Give it a try, but maybe buckle up as it can trigger some strong emotions. Introspection and courage are key elements of this process. Also try to enjoy it, and let me know how it goes!
One of mine is pasted below. Or check out the great Muhammad Ali’s here.
Guidelines (from NPR’s This I Believe Website):
Writing your own statement of personal belief can be a powerful tool for self-reflection. It can also be a wonderful thing to share with family, friends, and colleagues. To guide you through this process, we offer these suggestions:
Tell a story about you: Be specific. Take your belief out of the ether and ground it in the events that have shaped your core values. Consider moments when belief was formed or tested or changed. Think of your own experience, work, and family, and tell of the things you know that no one else does. Your story need not be heart-warming or gut-wrenching—it can even be funny—but it should be real. Make sure your story ties to the essence of your daily life philosophy and the shaping of your beliefs.
Be brief: Your statement should be between 500 and 600 words. That’s about three minutes when read aloud at your natural pace.
Name your belief: If you can’t name it in a sentence or two, your essay might not be about belief. Also, rather than writing a list, consider focusing on one core belief.
Be positive: Write about what you do believe, not what you don’t believe. Avoid statements of religious dogma, preaching, or editorializing.
Be personal: Make your essay about you; speak in the first person. Avoid speaking in the editorial “we.” Tell a story from your own life; this is not an opinion piece about social ideals. Write in words and phrases that are comfortable for you to speak. We recommend you read your essay aloud to yourself several times, and each time edit it and simplify it until you find the words, tone, and story that truly echo your belief and the way you speak.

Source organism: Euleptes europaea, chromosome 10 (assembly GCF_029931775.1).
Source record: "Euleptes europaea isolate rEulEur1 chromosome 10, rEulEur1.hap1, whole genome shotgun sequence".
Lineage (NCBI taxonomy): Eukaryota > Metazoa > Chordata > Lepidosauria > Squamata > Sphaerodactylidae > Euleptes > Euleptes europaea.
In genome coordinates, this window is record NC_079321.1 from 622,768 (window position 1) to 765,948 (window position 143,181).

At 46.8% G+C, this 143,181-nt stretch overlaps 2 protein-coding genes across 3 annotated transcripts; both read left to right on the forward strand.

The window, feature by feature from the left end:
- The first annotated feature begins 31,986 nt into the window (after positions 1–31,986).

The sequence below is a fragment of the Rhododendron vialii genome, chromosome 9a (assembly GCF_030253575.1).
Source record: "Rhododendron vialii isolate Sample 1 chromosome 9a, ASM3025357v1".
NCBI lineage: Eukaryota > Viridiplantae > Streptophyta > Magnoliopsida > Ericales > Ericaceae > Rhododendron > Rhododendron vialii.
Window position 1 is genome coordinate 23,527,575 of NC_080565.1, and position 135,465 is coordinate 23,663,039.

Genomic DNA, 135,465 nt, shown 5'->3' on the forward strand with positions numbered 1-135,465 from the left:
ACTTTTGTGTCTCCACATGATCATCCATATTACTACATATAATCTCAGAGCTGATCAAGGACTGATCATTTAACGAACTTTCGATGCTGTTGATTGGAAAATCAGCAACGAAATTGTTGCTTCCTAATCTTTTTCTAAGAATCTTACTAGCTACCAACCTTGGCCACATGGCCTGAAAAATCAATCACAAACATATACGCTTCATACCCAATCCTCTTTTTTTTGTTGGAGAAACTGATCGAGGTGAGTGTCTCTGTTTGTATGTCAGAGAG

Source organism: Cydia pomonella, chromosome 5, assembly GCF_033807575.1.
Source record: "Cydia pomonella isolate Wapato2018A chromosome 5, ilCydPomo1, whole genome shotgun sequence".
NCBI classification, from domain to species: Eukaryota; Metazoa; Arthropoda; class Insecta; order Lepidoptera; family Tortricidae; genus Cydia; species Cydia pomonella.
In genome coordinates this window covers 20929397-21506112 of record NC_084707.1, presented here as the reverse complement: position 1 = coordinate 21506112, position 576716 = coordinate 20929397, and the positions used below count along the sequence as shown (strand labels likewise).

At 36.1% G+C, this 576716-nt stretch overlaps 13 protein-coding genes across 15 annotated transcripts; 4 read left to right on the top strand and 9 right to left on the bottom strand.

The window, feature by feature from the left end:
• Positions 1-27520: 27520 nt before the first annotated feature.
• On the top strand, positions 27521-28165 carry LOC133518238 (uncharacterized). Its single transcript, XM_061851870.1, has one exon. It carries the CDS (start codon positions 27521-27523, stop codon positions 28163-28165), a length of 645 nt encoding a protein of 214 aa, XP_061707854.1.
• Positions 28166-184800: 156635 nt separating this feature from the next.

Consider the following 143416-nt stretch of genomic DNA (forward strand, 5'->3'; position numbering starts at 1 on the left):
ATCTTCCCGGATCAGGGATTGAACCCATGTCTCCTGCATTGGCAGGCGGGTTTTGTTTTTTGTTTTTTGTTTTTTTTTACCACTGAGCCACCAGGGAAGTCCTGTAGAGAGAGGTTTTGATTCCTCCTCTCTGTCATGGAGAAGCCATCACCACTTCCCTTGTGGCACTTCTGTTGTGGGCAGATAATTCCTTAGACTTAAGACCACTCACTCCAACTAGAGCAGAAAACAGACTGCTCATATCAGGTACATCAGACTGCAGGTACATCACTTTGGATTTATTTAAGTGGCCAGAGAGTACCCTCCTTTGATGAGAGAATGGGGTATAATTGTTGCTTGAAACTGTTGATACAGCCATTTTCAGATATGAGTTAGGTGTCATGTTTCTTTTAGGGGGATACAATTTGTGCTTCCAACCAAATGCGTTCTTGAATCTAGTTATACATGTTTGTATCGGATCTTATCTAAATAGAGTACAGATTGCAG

For this project, we are also guided by the original This I Believe series and the producers’ invitation to those who wrote essays in the 1950s. Their advice holds up well. Please consider it carefully in writing your piece.
In introducing the original series, host Edward R. Murrow said, “Never has the need for personal philosophies of this kind been so urgent.” We would argue that the need is as great now as it was 65 years ago.
Tyler’s ‘This I Believe’ Essay:
The Dock Start
One beautiful summer day at my Uncle Cecil Leif’s cottage on Eva lake in Northwestern Ontario, I must have worn my mother and father down, because they agreed to let me try waterskiing. I idolized my parents and wanted to waterski just like them. I was four.